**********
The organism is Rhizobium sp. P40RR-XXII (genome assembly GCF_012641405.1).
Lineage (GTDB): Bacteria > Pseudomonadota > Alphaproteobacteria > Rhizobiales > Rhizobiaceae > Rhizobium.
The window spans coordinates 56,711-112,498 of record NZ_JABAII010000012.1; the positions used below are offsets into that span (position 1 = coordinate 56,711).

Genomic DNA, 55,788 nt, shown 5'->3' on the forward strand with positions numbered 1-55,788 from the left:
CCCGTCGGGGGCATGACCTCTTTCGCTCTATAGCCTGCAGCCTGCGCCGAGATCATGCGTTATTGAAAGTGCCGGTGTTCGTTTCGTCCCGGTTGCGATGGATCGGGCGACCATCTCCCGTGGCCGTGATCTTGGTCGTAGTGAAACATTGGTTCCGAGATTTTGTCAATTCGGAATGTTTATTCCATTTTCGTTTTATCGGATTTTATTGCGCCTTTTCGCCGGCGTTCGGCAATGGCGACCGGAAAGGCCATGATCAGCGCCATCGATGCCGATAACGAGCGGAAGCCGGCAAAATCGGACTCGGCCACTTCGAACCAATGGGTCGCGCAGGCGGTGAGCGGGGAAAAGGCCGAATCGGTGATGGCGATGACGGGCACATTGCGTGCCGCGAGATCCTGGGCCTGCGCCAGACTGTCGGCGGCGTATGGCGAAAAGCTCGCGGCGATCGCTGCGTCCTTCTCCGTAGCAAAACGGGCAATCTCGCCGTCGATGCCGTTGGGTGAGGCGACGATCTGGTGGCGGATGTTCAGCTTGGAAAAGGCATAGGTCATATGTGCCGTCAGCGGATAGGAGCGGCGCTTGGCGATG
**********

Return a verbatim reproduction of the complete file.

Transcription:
The organism is Rhizobium sp. P40RR-XXII (genome assembly GCF_012641405.1).
Lineage (GTDB): Bacteria > Pseudomonadota > Alphaproteobacteria > Rhizobiales > Rhizobiaceae > Rhizobium.
The window spans coordinates 56,711-112,498 of record NZ_JABAII010000012.1; the positions used below are offsets into that span (position 1 = coordinate 56,711).

Genomic DNA, 55,788 nt, shown 5'->3' on the forward strand with positions numbered 1-55,788 from the left:
CCCGTCGGGGGCATGACCTCTTTCGCTCTATAGCCTGCAGCCTGCGCCGAGATCATGCGTTATTGAAAGTGCCGGTGTTCGTTTCGTCCCGGTTGCGATGGATCGGGCGACCATCTCCCGTGGCCGTGATCTTGGTCGTAGTGAAACATTGGTTCCGAGATTTTGTCAATTCGGAATGTTTATTCCATTTTCGTTTTATCGGATTTTATTGCGCCTTTTCGCCGGCGTTCGGCAATGGCGACCGGAAAGGCCATGATCAGCGCCATCGATGCCGATAACGAGCGGAAGCCGGCAAAATCGGACTCGGCCACTTCGAACCAATGGGTCGCGCAGGCGGTGAGCGGGGAAAAGGCCGAATCGGTGATGGCGATGACGGGCACATTGCGTGCCGCGAGATCCTGGGCCTGCGCCAGACTGTCGGCGGCGTATGGCGAAAAGCTCGCGGCGATCGCTGCGTCCTTCTCCGTAGCAAAACGGGCAATCTCGCCGTCGATGCCGTTGGGTGAGGCGACGATCTGGTGGCGGATGTTCAGCTTGGAAAAGGCATAGGTCATATGTGCCGTCAGCGGATAGGAGCGGCGCTTGGCGATG